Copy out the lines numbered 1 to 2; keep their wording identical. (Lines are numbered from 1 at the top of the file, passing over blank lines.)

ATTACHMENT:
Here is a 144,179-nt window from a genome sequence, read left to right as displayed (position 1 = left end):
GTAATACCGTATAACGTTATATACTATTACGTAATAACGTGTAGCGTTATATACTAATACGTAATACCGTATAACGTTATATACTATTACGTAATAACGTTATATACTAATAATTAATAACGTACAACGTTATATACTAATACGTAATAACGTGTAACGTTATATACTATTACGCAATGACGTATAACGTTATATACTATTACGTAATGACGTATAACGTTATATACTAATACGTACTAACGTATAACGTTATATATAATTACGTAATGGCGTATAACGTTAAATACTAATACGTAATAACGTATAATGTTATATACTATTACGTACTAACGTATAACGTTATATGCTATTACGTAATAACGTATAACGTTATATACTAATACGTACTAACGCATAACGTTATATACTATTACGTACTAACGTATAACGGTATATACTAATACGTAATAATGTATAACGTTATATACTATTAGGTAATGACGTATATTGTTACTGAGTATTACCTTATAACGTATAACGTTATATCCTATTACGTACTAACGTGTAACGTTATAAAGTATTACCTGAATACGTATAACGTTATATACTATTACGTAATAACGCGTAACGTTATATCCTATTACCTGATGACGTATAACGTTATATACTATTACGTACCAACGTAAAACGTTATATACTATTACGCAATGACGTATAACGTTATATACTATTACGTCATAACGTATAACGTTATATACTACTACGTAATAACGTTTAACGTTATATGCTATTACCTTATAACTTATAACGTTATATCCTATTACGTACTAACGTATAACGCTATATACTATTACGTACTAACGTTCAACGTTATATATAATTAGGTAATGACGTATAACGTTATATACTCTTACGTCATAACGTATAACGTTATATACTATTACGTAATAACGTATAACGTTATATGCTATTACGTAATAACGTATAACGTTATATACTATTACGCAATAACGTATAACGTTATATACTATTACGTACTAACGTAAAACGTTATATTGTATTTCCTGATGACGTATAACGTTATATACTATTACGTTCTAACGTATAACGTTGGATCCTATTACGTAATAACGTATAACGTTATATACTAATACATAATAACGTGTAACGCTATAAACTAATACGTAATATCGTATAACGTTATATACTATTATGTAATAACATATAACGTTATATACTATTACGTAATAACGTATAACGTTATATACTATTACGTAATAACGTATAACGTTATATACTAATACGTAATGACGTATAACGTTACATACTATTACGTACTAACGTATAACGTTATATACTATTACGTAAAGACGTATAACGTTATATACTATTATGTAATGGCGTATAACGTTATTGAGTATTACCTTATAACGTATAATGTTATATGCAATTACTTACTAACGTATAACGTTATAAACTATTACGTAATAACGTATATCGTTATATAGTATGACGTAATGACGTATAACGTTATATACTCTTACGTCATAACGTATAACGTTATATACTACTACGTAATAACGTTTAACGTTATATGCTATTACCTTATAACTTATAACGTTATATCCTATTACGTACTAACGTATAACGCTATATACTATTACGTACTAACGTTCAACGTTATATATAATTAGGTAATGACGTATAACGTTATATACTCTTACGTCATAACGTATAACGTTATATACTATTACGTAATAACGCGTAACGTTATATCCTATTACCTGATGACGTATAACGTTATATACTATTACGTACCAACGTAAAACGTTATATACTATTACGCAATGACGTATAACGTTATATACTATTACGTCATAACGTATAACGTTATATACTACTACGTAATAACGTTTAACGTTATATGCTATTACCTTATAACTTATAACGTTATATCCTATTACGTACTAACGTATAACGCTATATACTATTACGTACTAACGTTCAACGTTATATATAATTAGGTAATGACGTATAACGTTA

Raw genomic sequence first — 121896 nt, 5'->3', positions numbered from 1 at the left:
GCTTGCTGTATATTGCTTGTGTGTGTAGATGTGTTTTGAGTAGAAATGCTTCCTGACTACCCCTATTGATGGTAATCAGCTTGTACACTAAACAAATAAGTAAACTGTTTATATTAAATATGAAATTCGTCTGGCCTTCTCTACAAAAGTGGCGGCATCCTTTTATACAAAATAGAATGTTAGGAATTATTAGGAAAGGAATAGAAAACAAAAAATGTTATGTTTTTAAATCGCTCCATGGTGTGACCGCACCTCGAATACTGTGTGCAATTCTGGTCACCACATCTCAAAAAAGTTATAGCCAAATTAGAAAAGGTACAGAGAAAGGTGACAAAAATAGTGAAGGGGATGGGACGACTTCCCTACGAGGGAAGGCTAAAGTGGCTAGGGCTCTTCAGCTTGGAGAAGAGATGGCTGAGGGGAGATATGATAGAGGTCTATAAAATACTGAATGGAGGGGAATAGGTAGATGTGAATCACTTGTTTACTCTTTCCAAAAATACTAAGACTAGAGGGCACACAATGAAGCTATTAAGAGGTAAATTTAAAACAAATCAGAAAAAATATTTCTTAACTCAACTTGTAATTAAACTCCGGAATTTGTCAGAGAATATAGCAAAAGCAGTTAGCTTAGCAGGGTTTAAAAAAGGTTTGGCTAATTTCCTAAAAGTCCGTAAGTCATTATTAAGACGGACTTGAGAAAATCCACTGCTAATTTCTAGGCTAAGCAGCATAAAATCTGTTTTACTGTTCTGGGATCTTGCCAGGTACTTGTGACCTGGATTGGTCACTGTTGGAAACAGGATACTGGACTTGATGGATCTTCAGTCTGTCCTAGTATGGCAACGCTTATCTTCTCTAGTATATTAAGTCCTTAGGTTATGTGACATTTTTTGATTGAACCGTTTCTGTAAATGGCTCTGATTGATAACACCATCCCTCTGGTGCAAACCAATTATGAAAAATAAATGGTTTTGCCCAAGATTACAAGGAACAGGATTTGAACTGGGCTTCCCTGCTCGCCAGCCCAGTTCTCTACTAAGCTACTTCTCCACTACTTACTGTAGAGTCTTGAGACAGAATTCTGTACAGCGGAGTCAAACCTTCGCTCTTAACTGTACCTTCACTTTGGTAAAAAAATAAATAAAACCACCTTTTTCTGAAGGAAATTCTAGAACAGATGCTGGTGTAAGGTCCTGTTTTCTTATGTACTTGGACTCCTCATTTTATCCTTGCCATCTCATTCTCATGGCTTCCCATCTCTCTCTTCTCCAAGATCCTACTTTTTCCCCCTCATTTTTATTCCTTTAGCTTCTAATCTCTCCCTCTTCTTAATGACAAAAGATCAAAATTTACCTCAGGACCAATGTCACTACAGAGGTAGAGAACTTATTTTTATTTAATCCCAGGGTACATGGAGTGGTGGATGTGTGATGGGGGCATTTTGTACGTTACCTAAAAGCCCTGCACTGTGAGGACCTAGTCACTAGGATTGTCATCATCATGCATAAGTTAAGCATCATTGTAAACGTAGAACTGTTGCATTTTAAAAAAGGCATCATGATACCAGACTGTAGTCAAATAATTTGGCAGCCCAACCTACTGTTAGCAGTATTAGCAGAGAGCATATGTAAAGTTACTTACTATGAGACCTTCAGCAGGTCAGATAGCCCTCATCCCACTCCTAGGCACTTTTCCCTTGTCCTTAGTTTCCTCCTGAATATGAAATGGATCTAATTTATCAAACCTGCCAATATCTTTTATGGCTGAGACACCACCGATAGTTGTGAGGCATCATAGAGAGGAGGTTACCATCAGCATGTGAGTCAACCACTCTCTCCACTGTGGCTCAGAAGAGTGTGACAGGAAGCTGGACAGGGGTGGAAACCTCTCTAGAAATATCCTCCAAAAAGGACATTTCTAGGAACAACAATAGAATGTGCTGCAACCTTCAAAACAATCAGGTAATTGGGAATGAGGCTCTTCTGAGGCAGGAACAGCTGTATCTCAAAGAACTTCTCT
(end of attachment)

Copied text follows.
Here is a 144,179-nt window from a genome sequence, read left to right as displayed (position 1 = left end):
GTAATACCGTATAACGTTATATACTATTACGTAATAACGTGTAGCGTTATATACTAATACGTAATACCGTATAACGTTATATACTATTACGTAATAACGTTATATACTAATAATTAATAACGTACAACGTTATATACTAATACGTAATAACGTGTAACGTTATATACTATTACGCAATGACGTATAACGTTATATACTATTACGTAATGACGTATAACGTTATATACTAATACGTACTAACGTATAACGTTATATATAATTACGTAATGGCGTATAACGTTAAATACTAATACGTAATAACGTATAATGTTATATACTATTACGTACTAACGTATAACGTTATATGCTATTACGTAATAACGTATAACGTTATATACTAATACGTACTAACGCATAACGTTATATACTATTACGTACTAACGTATAACGGTATATACTAATACGTAATAATGTATAACGTTATATACTATTAGGTAATGACGTATATTGTTACTGAGTATTACCTTATAACGTATAACGTTATATCCTATTACGTACTAACGTGTAACGTTATAAAGTATTACCTGAATACGTATAACGTTATATACTATTACGTAATAACGCGTAACGTTATATCCTATTACCTGATGACGTATAACGTTATATACTATTACGTACCAACGTAAAACGTTATATACTATTACGCAATGACGTATAACGTTATATACTATTACGTCATAACGTATAACGTTATATACTACTACGTAATAACGTTTAACGTTATATGCTATTACCTTATAACTTATAACGTTATATCCTATTACGTACTAACGTATAACGCTATATACTATTACGTACTAACGTTCAACGTTATATATAATTAGGTAATGACGTATAACGTTATATACTCTTACGTCATAACGTATAACGTTATATACTATTACGTAATAACGTATAACGTTATATGCTATTACGTAATAACGTATAACGTTATATACTATTACGCAATAACGTATAACGTTATATACTATTACGTACTAACGTAAAACGTTATATTGTATTTCCTGATGACGTATAACGTTATATACTATTACGTTCTAACGTATAACGTTGGATCCTATTACGTAATAACGTATAACGTTATATACTAATACATAATAACGTGTAACGCTATAAACTAATACGTAATATCGTATAACGTTATATACTATTATGTAATAACATATAACGTTATATACTATTACGTAATAACGTATAACGTTATATACTATTACGTAATAACGTATAACGTTATATACTAATACGTAATGACGTATAACGTTACATACTATTACGTACTAACGTATAACGTTATATACTATTACGTAAAGACGTATAACGTTATATACTATTATGTAATGGCGTATAACGTTATTGAGTATTACCTTATAACGTATAATGTTATATGCAATTACTTACTAACGTATAACGTTATAAACTATTACGTAATAACGTATATCGTTATATAGTATGACGTAATGACGTATAACGTTATATACTCTTACGTCATAACGTATAACGTTATATACTACTACGTAATAACGTTTAACGTTATATGCTATTACCTTATAACTTATAACGTTATATCCTATTACGTACTAACGTATAACGCTATATACTATTACGTACTAACGTTCAACGTTATATATAATTAGGTAATGACGTATAACGTTATATACTCTTACGTCATAACGTATAACGTTATATACTATTACGTAATAACGCGTAACGTTATATCCTATTACCTGATGACGTATAACGTTATATACTATTACGTACCAACGTAAAACGTTATATACTATTACGCAATGACGTATAACGTTATATACTATTACGTCATAACGTATAACGTTATATACTACTACGTAATAACGTTTAACGTTATATGCTATTACCTTATAACTTATAACGTTATATCCTATTACGTACTAACGTATAACGCTATATACTATTACGTACTAACGTTCAACGTTATATATAATTAGGTAATGACGTATAACGTTA